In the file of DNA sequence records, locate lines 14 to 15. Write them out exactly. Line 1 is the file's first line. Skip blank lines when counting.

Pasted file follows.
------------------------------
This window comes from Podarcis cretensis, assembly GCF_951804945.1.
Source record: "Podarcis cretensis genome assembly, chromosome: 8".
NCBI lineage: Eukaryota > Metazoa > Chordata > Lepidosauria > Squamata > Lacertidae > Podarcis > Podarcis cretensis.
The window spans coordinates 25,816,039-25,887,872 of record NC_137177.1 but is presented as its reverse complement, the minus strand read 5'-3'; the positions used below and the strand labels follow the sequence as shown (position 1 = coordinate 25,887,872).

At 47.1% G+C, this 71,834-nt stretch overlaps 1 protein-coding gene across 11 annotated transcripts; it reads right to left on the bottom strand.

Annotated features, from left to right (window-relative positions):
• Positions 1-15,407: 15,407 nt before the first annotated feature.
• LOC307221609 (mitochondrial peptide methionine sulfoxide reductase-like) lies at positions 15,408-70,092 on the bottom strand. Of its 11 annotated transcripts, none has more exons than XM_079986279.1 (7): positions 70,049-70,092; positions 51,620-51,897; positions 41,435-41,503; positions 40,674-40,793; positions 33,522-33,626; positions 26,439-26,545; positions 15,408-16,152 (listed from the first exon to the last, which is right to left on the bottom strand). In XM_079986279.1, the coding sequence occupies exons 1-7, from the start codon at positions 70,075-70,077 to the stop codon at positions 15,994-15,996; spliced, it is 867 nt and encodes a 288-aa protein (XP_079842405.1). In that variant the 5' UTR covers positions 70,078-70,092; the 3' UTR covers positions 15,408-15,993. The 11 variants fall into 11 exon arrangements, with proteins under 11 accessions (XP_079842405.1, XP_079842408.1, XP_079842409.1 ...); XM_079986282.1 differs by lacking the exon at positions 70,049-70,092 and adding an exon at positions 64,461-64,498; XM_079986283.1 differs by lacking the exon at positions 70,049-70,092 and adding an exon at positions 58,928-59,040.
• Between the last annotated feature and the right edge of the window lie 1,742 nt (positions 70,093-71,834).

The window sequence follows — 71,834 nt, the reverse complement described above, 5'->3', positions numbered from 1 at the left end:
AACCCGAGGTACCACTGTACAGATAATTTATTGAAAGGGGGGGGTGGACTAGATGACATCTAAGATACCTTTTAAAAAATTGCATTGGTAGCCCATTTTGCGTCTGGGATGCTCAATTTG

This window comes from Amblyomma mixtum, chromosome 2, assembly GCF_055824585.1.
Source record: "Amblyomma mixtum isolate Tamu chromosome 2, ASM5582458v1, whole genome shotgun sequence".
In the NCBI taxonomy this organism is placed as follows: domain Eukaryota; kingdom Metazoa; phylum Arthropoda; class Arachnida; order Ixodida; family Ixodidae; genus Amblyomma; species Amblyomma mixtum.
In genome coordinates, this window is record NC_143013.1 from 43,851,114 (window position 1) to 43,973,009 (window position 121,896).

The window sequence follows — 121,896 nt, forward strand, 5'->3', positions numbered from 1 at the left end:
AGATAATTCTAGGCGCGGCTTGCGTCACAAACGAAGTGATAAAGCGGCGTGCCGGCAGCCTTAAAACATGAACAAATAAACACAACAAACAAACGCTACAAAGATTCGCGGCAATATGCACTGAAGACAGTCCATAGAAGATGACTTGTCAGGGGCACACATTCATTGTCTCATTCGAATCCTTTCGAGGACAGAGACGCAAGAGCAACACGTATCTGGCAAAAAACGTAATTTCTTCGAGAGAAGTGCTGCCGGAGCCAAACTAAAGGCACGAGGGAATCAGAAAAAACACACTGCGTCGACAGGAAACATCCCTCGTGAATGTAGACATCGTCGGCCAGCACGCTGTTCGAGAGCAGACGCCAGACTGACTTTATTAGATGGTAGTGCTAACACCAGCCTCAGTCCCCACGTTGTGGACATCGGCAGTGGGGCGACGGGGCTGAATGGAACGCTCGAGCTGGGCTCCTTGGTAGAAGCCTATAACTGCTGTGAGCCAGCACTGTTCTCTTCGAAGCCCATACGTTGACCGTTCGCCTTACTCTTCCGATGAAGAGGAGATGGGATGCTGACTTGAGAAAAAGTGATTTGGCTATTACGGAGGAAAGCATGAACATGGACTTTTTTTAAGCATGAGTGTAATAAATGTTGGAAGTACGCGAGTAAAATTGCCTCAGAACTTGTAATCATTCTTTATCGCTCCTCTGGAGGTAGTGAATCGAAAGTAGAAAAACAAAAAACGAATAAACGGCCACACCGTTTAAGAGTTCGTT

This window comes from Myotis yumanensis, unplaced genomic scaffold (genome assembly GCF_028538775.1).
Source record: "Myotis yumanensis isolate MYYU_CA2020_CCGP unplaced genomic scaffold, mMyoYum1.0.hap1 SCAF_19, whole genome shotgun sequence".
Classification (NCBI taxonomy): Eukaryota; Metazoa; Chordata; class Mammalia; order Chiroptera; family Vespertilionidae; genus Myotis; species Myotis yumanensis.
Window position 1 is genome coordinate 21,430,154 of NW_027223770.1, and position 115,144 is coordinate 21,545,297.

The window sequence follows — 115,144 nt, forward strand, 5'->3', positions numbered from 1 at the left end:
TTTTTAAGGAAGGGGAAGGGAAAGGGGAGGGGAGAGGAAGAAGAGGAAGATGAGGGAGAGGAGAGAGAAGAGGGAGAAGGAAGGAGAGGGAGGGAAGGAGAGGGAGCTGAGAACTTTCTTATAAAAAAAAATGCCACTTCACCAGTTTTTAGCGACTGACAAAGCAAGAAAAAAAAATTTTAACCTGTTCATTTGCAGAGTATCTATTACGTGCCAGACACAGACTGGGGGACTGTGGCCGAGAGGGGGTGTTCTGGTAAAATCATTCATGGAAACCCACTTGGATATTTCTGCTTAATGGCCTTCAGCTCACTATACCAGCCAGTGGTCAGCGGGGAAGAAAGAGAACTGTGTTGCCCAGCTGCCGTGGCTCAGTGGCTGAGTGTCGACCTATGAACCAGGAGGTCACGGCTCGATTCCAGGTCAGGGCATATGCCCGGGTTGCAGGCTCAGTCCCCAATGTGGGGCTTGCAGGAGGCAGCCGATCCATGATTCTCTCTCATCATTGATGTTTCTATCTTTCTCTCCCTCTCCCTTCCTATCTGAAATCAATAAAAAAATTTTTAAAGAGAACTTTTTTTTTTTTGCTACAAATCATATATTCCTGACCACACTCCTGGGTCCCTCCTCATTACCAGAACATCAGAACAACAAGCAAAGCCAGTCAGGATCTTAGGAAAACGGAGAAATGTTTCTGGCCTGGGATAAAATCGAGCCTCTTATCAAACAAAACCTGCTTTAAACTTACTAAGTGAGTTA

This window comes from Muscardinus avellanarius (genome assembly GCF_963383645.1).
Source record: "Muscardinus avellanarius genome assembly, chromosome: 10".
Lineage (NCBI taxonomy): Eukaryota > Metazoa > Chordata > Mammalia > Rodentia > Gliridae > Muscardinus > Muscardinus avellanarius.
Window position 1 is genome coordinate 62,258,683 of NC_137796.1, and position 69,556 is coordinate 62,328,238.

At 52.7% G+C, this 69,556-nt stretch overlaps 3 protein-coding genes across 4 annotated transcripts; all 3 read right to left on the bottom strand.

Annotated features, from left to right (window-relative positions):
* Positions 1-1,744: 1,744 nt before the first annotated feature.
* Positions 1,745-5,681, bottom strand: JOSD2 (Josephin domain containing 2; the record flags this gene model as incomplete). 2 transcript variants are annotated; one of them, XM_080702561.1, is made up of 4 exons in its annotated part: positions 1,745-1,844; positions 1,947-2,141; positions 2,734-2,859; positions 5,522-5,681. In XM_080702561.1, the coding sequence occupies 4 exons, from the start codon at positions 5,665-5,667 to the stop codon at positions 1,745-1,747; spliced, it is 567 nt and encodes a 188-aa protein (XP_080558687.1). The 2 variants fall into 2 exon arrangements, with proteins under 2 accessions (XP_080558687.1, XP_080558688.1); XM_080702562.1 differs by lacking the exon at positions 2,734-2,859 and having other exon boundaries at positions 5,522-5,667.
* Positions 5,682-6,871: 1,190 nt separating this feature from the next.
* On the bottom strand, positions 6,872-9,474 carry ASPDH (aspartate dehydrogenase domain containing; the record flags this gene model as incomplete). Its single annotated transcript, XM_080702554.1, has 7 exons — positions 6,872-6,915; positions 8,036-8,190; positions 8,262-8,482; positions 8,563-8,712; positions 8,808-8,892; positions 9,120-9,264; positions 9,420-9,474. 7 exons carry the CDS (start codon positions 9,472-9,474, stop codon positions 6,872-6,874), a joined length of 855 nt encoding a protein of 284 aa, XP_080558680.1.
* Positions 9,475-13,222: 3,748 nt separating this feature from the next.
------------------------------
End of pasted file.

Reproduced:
In the NCBI taxonomy this organism is placed as follows: domain Eukaryota; kingdom Metazoa; phylum Arthropoda; class Arachnida; order Ixodida; family Ixodidae; genus Amblyomma; species Amblyomma mixtum.
In genome coordinates, this window is record NC_143013.1 from 43,851,114 (window position 1) to 43,973,009 (window position 121,896).